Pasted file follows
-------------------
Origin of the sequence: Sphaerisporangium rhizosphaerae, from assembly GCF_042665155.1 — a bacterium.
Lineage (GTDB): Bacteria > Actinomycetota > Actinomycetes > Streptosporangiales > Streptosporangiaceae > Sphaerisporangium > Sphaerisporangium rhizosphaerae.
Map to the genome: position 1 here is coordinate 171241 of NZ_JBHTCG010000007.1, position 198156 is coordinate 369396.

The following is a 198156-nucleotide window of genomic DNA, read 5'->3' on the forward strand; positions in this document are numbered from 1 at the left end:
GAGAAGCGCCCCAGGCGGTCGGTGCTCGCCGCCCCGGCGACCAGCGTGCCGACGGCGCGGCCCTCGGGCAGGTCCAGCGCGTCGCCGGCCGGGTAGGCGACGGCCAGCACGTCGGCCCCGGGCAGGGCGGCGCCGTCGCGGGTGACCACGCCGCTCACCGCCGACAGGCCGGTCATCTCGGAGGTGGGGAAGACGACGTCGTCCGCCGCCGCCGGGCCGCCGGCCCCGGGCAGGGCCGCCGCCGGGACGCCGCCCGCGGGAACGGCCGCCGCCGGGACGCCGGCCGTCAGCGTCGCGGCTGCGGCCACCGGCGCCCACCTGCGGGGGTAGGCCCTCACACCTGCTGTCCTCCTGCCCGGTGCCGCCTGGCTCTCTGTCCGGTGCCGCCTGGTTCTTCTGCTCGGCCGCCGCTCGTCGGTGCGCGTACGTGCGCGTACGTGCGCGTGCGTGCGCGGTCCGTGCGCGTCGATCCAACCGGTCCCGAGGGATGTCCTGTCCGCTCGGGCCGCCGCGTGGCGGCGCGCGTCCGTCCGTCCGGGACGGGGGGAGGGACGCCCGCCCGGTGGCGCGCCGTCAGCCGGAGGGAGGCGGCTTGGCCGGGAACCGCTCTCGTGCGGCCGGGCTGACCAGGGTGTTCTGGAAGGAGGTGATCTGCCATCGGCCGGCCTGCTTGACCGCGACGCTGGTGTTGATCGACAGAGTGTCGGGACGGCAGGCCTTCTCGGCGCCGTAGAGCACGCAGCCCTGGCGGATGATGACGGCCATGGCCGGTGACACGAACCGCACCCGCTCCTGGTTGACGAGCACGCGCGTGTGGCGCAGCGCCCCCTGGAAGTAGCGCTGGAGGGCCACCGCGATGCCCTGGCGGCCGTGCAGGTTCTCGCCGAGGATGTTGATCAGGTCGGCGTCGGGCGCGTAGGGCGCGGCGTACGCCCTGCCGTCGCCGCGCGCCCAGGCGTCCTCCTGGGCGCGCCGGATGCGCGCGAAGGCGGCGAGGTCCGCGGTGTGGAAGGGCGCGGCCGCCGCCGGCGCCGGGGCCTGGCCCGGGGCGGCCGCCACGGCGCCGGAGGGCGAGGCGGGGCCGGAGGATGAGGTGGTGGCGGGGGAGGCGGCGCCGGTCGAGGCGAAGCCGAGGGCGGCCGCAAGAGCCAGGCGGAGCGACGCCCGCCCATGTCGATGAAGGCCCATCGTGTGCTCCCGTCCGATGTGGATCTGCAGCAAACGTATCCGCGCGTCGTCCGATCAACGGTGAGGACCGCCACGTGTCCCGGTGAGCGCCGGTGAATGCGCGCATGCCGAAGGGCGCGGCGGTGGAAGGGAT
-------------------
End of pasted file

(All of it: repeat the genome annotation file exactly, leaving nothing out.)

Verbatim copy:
Origin of the sequence: Sphaerisporangium rhizosphaerae, from assembly GCF_042665155.1 — a bacterium.
Lineage (GTDB): Bacteria > Actinomycetota > Actinomycetes > Streptosporangiales > Streptosporangiaceae > Sphaerisporangium > Sphaerisporangium rhizosphaerae.
Map to the genome: position 1 here is coordinate 171241 of NZ_JBHTCG010000007.1, position 198156 is coordinate 369396.

The following is a 198156-nucleotide window of genomic DNA, read 5'->3' on the forward strand; positions in this document are numbered from 1 at the left end:
GAGAAGCGCCCCAGGCGGTCGGTGCTCGCCGCCCCGGCGACCAGCGTGCCGACGGCGCGGCCCTCGGGCAGGTCCAGCGCGTCGCCGGCCGGGTAGGCGACGGCCAGCACGTCGGCCCCGGGCAGGGCGGCGCCGTCGCGGGTGACCACGCCGCTCACCGCCGACAGGCCGGTCATCTCGGAGGTGGGGAAGACGACGTCGTCCGCCGCCGCCGGGCCGCCGGCCCCGGGCAGGGCCGCCGCCGGGACGCCGCCCGCGGGAACGGCCGCCGCCGGGACGCCGGCCGTCAGCGTCGCGGCTGCGGCCACCGGCGCCCACCTGCGGGGGTAGGCCCTCACACCTGCTGTCCTCCTGCCCGGTGCCGCCTGGCTCTCTGTCCGGTGCCGCCTGGTTCTTCTGCTCGGCCGCCGCTCGTCGGTGCGCGTACGTGCGCGTACGTGCGCGTGCGTGCGCGGTCCGTGCGCGTCGATCCAACCGGTCCCGAGGGATGTCCTGTCCGCTCGGGCCGCCGCGTGGCGGCGCGCGTCCGTCCGTCCGGGACGGGGGGAGGGACGCCCGCCCGGTGGCGCGCCGTCAGCCGGAGGGAGGCGGCTTGGCCGGGAACCGCTCTCGTGCGGCCGGGCTGACCAGGGTGTTCTGGAAGGAGGTGATCTGCCATCGGCCGGCCTGCTTGACCGCGACGCTGGTGTTGATCGACAGAGTGTCGGGACGGCAGGCCTTCTCGGCGCCGTAGAGCACGCAGCCCTGGCGGATGATGACGGCCATGGCCGGTGACACGAACCGCACCCGCTCCTGGTTGACGAGCACGCGCGTGTGGCGCAGCGCCCCCTGGAAGTAGCGCTGGAGGGCCACCGCGATGCCCTGGCGGCCGTGCAGGTTCTCGCCGAGGATGTTGATCAGGTCGGCGTCGGGCGCGTAGGGCGCGGCGTACGCCCTGCCGTCGCCGCGCGCCCAGGCGTCCTCCTGGGCGCGCCGGATGCGCGCGAAGGCGGCGAGGTCCGCGGTGTGGAAGGGCGCGGCCGCCGCCGGCGCCGGGGCCTGGCCCGGGGCGGCCGCCACGGCGCCGGAGGGCGAGGCGGGGCCGGAGGATGAGGTGGTGGCGGGGGAGGCGGCGCCGGTCGAGGCGAAGCCGAGGGCGGCCGCAAGAGCCAGGCGGAGCGACGCCCGCCCATGTCGATGAAGGCCCATCGTGTGCTCCCGTCCGATGTGGATCTGCAGCAAACGTATCCGCGCGTCGTCCGATCAACGGTGAGGACCGCCACGTGTCCCGGTGAGCGCCGGTGAATGCGCGCATGCCGAAGGGCGCGGCGGTGGAAGGGAT